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    Ask This About Asperger’s and Autism Symptoms in Young Children

    Asperger's syndrome and autism are on the same spectrum, with Asperger's being a less severe form of autism. Kids with Asperger's are higher-functioning than children with autism, but both Asperger's and autism are marked by difficulty with social situations, difficulty processing outside stimuli and difficulty with communication. The top eight signs of Asperger's in young children include an inability to pick up on social cues, difficulty with changes in routine, lack of empathy, hyper-focus on a favorite subject, having relatively few interests, delayed motor development, heightened sensitivity to noise, touch, lights, tastes or textures and avoiding eye contact. Children with autism may display many of the same symptoms, but to a more severe degree. If you think your child may have Asperger's or autism, talk to your child's pediatrician about the symptoms your child displays, so a proper diagnosis can be made. When talking to your child's pediatrician, be sure to ask the following questions. 

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    Is my child displaying the signs and symptoms of Asperger's or autism?
    One of the first questions you should ask your child's pediatrician is whether the signs and symptoms you've noticed in your child could be related to Asperger's syndrome or autism. The pediatrician should be able to tell you whether those symptoms match those of autism or Asperger's, and if so, recommend formal testing to provide an accurate diagnosis. 
    What are the differences between Asperger's and autism?
    Generally speaking, children with Asperger's tend to have good language skills and lack the cognitive delays often seen in children with autism. In addition, children with Asperger's typically want to fit in with their peers, whereas children with autism tend to avoid other people altogether. Talk to your child's pediatrician about other differences between Asperger's and autism, so you can better understand your child's condition.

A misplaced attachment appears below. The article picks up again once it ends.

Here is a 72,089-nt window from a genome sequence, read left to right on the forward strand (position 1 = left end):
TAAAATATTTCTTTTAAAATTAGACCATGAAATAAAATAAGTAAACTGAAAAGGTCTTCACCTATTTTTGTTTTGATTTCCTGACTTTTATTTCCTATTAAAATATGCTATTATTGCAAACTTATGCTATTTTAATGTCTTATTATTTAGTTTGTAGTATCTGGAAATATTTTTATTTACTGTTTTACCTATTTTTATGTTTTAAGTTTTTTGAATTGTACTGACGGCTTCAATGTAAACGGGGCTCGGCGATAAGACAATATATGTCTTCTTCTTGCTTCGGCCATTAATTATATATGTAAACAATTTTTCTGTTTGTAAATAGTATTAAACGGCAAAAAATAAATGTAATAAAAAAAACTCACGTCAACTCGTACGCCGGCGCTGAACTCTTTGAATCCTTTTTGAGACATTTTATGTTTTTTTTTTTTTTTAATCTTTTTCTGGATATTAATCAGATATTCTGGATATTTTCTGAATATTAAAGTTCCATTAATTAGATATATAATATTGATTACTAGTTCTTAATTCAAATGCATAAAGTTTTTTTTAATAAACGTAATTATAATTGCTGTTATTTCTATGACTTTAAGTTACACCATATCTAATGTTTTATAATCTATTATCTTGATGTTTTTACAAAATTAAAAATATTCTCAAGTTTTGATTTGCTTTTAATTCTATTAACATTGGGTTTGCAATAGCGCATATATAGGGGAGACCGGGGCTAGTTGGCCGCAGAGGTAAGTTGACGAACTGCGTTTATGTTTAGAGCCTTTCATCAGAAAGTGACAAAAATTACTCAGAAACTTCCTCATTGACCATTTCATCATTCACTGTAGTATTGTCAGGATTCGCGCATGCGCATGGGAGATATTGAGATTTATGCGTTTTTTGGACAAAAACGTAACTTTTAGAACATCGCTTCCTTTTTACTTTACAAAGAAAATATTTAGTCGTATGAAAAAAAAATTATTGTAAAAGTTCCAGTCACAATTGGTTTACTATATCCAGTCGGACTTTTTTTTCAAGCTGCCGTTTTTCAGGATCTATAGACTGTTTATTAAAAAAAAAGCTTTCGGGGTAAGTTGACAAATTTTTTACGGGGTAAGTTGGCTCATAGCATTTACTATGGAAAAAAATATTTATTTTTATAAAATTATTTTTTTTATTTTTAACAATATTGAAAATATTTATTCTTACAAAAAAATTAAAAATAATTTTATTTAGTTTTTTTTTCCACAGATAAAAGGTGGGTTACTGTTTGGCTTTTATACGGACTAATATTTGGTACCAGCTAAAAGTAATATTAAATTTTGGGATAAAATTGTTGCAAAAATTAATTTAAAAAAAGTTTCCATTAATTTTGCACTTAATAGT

What can I do to help my child with Asperger's or autism succeed in school and social situations?
    There are no medications specifically used to treat Asperger's or autism, but there are ways to help your child succeed socially and educationally. Talk to your doctor about therapy programs designed to help children on the autism spectrum learn to thrive in social and educational environments. Sticking to a routine at home can also be very important in helping your child succeed. 
    Did vaccinations cause my child to have Asperger's or autism?
    Research has proven time and time again that vaccines decidedly do not cause autism or Asperger's syndrome in children, despite what many people believe. Vaccinations are an important part of keeping your child healthy, and do not contribute to the development of autism spectrum disorders. 
    What might have caused my child to develop Asperger's or autism?
    Asperger's and autism are developmental disorders thought to be caused by a dysfunction of certain systems of the brain, either due to lack of development or damage during pregnancy, birth or infancy. Genetics are also thought to play a role in the development of autism spectrum disorders. 
    Will my child need to be put into special education classes at school?
    In some cases, children need to be placed into special education classes at school in order to help them get the level of care and services they need to succeed in school. However, many children with Asperger's are able to attend regular classes with minimal issues. Open communication with your child's teacher will be imperative to helping your child succeed in a regular classroom. Talk to your doctor about your child's symptoms and the recommended course of action in regard to school. 
    Will my child need to take medication?
    There is no specific medication used to treat Asperger's, but your child's doctor may prescribe medications to help control anxiety, obsessive-compulsive behaviors, depression or other symptoms. 
    Are symptoms of Asperger's and autism the same for both boys and girls?
    Boys tend to have a greater expression of social deficits than girls do, and therefore tend to be referred for diagnosis and treatment more often than girls. This is thought to be due to girls being more adept at mimicking social cues than boys are, though no one knows definitively why Asperger's and autism signs tend to be noticed more easily in boys than in girls.